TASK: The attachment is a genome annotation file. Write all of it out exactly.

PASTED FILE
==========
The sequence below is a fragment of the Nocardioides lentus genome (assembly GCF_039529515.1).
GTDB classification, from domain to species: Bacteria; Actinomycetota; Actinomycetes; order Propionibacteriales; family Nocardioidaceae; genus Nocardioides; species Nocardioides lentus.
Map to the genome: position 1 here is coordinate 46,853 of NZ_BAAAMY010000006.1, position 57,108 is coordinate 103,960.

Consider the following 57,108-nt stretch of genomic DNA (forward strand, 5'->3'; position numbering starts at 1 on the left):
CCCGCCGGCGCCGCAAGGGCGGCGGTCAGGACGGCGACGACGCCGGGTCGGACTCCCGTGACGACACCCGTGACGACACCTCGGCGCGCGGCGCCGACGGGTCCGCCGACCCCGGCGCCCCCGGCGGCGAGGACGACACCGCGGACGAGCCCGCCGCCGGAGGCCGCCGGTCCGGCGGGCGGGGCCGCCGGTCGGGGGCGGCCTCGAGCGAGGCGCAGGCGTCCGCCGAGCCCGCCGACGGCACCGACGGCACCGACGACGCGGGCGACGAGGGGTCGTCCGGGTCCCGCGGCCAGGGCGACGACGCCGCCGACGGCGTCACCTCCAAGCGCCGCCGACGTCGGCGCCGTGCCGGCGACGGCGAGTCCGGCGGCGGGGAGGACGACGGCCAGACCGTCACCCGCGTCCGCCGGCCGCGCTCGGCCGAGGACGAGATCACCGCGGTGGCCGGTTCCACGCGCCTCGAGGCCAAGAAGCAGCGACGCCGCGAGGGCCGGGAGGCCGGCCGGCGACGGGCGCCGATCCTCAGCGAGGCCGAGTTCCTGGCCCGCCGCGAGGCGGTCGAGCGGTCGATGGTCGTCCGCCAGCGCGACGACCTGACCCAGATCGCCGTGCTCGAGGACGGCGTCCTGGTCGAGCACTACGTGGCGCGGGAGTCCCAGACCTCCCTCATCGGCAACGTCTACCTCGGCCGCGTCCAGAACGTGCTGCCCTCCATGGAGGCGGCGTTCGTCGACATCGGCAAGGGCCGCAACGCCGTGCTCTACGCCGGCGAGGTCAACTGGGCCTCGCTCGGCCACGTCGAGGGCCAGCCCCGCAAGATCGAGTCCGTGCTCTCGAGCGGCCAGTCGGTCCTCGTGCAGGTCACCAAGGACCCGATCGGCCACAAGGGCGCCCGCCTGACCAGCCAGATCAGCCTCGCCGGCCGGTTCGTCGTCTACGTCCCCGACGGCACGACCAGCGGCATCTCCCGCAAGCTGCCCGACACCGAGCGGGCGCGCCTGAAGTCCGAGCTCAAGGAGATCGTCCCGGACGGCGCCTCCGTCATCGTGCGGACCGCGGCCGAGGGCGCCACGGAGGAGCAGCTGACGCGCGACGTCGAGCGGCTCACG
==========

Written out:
The sequence below is a fragment of the Nocardioides lentus genome (assembly GCF_039529515.1).
GTDB classification, from domain to species: Bacteria; Actinomycetota; Actinomycetes; order Propionibacteriales; family Nocardioidaceae; genus Nocardioides; species Nocardioides lentus.
Map to the genome: position 1 here is coordinate 46,853 of NZ_BAAAMY010000006.1, position 57,108 is coordinate 103,960.

Consider the following 57,108-nt stretch of genomic DNA (forward strand, 5'->3'; position numbering starts at 1 on the left):
CCCGCCGGCGCCGCAAGGGCGGCGGTCAGGACGGCGACGACGCCGGGTCGGACTCCCGTGACGACACCCGTGACGACACCTCGGCGCGCGGCGCCGACGGGTCCGCCGACCCCGGCGCCCCCGGCGGCGAGGACGACACCGCGGACGAGCCCGCCGCCGGAGGCCGCCGGTCCGGCGGGCGGGGCCGCCGGTCGGGGGCGGCCTCGAGCGAGGCGCAGGCGTCCGCCGAGCCCGCCGACGGCACCGACGGCACCGACGACGCGGGCGACGAGGGGTCGTCCGGGTCCCGCGGCCAGGGCGACGACGCCGCCGACGGCGTCACCTCCAAGCGCCGCCGACGTCGGCGCCGTGCCGGCGACGGCGAGTCCGGCGGCGGGGAGGACGACGGCCAGACCGTCACCCGCGTCCGCCGGCCGCGCTCGGCCGAGGACGAGATCACCGCGGTGGCCGGTTCCACGCGCCTCGAGGCCAAGAAGCAGCGACGCCGCGAGGGCCGGGAGGCCGGCCGGCGACGGGCGCCGATCCTCAGCGAGGCCGAGTTCCTGGCCCGCCGCGAGGCGGTCGAGCGGTCGATGGTCGTCCGCCAGCGCGACGACCTGACCCAGATCGCCGTGCTCGAGGACGGCGTCCTGGTCGAGCACTACGTGGCGCGGGAGTCCCAGACCTCCCTCATCGGCAACGTCTACCTCGGCCGCGTCCAGAACGTGCTGCCCTCCATGGAGGCGGCGTTCGTCGACATCGGCAAGGGCCGCAACGCCGTGCTCTACGCCGGCGAGGTCAACTGGGCCTCGCTCGGCCACGTCGAGGGCCAGCCCCGCAAGATCGAGTCCGTGCTCTCGAGCGGCCAGTCGGTCCTCGTGCAGGTCACCAAGGACCCGATCGGCCACAAGGGCGCCCGCCTGACCAGCCAGATCAGCCTCGCCGGCCGGTTCGTCGTCTACGTCCCCGACGGCACGACCAGCGGCATCTCCCGCAAGCTGCCCGACACCGAGCGGGCGCGCCTGAAGTCCGAGCTCAAGGAGATCGTCCCGGACGGCGCCTCCGTCATCGTGCGGACCGCGGCCGAGGGCGCCACGGAGGAGCAGCTGACGCGCGACGTCGAGCGGCTCACG